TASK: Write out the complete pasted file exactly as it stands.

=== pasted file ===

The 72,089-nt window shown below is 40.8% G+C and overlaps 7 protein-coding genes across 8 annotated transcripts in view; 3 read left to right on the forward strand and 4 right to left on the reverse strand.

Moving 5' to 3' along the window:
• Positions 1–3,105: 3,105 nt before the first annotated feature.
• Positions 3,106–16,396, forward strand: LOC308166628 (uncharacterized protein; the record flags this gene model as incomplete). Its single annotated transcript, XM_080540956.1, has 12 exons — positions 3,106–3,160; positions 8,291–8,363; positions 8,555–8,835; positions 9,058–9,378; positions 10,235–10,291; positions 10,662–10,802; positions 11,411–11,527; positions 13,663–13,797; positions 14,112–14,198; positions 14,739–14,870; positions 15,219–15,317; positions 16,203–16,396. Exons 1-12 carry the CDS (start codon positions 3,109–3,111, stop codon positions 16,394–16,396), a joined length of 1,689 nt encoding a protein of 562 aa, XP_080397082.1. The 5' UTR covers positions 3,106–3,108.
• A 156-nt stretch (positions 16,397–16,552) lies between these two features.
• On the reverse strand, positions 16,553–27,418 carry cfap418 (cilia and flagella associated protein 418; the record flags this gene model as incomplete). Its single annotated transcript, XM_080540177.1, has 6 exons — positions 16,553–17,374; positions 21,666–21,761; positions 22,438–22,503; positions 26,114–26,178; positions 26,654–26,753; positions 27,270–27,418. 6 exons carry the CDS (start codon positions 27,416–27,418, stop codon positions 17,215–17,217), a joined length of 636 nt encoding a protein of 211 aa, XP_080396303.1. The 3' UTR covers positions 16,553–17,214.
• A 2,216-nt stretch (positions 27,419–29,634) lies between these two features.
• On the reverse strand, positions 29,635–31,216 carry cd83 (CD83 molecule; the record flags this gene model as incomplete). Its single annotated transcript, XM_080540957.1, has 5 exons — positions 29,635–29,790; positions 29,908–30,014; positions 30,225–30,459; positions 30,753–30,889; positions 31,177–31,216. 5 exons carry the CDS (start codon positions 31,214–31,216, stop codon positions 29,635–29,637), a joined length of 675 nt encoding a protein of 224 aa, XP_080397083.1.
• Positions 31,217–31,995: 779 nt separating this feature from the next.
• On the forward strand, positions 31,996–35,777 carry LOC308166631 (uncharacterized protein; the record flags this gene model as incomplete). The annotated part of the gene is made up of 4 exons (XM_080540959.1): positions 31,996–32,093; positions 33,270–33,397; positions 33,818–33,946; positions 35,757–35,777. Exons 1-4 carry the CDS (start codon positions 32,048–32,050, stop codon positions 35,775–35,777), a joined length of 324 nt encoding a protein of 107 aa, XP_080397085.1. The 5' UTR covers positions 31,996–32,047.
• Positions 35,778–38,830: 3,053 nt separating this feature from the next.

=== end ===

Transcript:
The 72,089-nt window shown below is 40.8% G+C and overlaps 7 protein-coding genes across 8 annotated transcripts in view; 3 read left to right on the forward strand and 4 right to left on the reverse strand.

Moving 5' to 3' along the window:
• Positions 1–3,105: 3,105 nt before the first annotated feature.
• Positions 3,106–16,396, forward strand: LOC308166628 (uncharacterized protein; the record flags this gene model as incomplete). Its single annotated transcript, XM_080540956.1, has 12 exons — positions 3,106–3,160; positions 8,291–8,363; positions 8,555–8,835; positions 9,058–9,378; positions 10,235–10,291; positions 10,662–10,802; positions 11,411–11,527; positions 13,663–13,797; positions 14,112–14,198; positions 14,739–14,870; positions 15,219–15,317; positions 16,203–16,396. Exons 1-12 carry the CDS (start codon positions 3,109–3,111, stop codon positions 16,394–16,396), a joined length of 1,689 nt encoding a protein of 562 aa, XP_080397082.1. The 5' UTR covers positions 3,106–3,108.
• A 156-nt stretch (positions 16,397–16,552) lies between these two features.
• On the reverse strand, positions 16,553–27,418 carry cfap418 (cilia and flagella associated protein 418; the record flags this gene model as incomplete). Its single annotated transcript, XM_080540177.1, has 6 exons — positions 16,553–17,374; positions 21,666–21,761; positions 22,438–22,503; positions 26,114–26,178; positions 26,654–26,753; positions 27,270–27,418. 6 exons carry the CDS (start codon positions 27,416–27,418, stop codon positions 17,215–17,217), a joined length of 636 nt encoding a protein of 211 aa, XP_080396303.1. The 3' UTR covers positions 16,553–17,214.
• A 2,216-nt stretch (positions 27,419–29,634) lies between these two features.
• On the reverse strand, positions 29,635–31,216 carry cd83 (CD83 molecule; the record flags this gene model as incomplete). Its single annotated transcript, XM_080540957.1, has 5 exons — positions 29,635–29,790; positions 29,908–30,014; positions 30,225–30,459; positions 30,753–30,889; positions 31,177–31,216. 5 exons carry the CDS (start codon positions 31,214–31,216, stop codon positions 29,635–29,637), a joined length of 675 nt encoding a protein of 224 aa, XP_080397083.1.
• Positions 31,217–31,995: 779 nt separating this feature from the next.
• On the forward strand, positions 31,996–35,777 carry LOC308166631 (uncharacterized protein; the record flags this gene model as incomplete). The annotated part of the gene is made up of 4 exons (XM_080540959.1): positions 31,996–32,093; positions 33,270–33,397; positions 33,818–33,946; positions 35,757–35,777. Exons 1-4 carry the CDS (start codon positions 32,048–32,050, stop codon positions 35,775–35,777), a joined length of 324 nt encoding a protein of 107 aa, XP_080397085.1. The 5' UTR covers positions 31,996–32,047.
• Positions 35,778–38,830: 3,053 nt separating this feature from the next.